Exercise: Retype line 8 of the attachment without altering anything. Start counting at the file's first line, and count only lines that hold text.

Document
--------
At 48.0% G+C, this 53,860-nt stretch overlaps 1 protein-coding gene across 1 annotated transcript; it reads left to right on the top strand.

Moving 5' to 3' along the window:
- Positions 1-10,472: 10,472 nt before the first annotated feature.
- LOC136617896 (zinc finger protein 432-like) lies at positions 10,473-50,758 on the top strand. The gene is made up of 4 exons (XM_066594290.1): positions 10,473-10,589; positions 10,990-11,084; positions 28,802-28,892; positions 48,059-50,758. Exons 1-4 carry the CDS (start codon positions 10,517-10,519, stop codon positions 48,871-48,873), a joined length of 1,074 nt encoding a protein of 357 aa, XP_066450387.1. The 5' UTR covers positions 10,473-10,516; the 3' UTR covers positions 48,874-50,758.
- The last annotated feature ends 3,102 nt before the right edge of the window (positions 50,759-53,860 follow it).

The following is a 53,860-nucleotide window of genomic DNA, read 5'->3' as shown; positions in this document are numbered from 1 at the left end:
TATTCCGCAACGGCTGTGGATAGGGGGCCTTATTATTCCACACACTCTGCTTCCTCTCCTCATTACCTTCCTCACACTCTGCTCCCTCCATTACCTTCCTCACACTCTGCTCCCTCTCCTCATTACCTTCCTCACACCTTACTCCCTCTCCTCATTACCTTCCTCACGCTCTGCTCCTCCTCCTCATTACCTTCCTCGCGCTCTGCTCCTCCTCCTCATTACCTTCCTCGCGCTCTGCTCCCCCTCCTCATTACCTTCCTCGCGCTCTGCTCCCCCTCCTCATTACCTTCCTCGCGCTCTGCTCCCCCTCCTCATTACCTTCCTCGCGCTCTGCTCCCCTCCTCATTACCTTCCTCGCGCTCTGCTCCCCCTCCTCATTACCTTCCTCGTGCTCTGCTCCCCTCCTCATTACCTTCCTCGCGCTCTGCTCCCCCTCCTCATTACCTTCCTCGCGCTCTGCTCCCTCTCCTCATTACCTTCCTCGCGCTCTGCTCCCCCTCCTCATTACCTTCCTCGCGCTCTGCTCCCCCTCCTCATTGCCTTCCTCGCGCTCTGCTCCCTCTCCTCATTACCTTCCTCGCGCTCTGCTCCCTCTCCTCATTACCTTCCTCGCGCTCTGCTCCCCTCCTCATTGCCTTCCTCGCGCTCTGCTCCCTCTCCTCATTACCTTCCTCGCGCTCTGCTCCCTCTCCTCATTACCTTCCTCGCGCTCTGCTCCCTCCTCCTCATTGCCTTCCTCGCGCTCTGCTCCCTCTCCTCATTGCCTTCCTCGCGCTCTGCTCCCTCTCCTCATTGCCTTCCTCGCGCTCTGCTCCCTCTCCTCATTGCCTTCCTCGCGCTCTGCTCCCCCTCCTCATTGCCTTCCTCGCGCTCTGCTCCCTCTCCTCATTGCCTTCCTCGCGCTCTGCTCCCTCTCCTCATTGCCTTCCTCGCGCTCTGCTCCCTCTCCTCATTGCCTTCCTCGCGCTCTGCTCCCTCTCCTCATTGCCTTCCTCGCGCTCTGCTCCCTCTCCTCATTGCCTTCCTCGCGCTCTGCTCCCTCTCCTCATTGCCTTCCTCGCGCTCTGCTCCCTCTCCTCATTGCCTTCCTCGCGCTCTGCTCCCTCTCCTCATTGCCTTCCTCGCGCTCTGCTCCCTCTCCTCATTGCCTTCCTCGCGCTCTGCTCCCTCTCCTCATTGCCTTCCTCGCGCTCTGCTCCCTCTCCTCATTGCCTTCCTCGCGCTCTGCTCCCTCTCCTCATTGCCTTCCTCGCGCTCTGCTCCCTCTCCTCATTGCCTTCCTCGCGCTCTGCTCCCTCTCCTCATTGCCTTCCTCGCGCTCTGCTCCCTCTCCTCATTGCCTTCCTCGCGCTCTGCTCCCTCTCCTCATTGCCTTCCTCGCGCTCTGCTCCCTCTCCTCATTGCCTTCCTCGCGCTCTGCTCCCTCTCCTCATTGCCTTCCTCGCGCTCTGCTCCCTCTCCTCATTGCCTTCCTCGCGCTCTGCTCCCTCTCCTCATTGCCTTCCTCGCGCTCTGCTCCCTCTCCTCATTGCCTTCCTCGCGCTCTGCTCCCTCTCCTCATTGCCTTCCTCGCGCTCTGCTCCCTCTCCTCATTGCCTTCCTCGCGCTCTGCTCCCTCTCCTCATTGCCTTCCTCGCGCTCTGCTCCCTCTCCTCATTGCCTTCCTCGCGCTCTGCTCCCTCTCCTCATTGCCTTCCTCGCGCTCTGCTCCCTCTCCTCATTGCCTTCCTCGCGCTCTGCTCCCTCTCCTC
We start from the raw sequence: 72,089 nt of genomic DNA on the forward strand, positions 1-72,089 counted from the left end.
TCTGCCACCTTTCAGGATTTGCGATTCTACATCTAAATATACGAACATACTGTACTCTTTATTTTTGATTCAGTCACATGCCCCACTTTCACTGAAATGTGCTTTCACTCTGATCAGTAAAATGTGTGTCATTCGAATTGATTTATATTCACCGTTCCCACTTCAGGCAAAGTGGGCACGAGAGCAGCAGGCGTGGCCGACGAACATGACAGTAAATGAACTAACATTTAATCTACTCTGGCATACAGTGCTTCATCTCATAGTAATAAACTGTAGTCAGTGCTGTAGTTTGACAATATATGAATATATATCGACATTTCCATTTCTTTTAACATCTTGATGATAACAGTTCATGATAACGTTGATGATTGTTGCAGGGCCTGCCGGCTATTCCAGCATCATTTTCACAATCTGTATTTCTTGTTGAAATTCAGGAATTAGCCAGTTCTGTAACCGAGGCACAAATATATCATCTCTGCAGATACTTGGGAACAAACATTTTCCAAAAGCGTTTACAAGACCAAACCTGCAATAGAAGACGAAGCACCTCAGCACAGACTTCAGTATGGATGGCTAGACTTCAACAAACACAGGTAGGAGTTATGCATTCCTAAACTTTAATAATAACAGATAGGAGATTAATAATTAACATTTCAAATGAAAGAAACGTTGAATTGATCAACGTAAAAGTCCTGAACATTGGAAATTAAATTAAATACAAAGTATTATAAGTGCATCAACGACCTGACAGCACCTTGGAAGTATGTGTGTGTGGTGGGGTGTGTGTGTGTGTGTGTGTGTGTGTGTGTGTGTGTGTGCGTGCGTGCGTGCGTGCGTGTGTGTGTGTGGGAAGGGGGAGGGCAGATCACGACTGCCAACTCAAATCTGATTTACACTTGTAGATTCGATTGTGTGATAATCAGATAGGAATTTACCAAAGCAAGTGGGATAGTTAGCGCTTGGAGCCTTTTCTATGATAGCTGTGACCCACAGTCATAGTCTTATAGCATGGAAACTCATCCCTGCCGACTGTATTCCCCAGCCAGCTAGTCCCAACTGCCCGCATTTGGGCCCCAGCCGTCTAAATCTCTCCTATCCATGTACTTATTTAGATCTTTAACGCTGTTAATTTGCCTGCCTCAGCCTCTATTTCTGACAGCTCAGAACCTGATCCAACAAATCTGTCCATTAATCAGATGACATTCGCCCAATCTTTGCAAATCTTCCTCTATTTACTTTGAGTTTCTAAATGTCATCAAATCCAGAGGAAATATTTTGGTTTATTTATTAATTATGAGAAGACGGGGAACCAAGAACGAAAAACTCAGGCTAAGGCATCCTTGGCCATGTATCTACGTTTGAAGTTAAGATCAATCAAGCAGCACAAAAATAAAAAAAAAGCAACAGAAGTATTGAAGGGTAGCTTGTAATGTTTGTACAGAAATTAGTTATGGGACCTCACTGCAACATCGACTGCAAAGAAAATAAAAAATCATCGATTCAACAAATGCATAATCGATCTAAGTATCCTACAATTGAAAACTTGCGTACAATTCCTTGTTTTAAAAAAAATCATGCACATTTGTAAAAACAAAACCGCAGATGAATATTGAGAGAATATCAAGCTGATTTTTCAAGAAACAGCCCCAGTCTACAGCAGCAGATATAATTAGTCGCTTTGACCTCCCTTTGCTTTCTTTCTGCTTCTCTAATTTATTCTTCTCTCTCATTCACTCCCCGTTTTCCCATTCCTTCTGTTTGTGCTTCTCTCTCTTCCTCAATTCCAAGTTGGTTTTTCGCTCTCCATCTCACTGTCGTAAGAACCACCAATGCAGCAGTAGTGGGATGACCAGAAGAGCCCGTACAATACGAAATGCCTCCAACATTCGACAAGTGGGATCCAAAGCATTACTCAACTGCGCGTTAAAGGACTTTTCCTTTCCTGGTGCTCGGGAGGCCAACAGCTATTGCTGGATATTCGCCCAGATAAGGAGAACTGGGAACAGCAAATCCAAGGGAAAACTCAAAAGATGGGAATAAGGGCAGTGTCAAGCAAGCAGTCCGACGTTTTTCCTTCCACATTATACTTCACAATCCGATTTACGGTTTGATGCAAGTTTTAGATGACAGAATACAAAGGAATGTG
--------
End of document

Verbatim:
We start from the raw sequence: 72,089 nt of genomic DNA on the forward strand, positions 1-72,089 counted from the left end.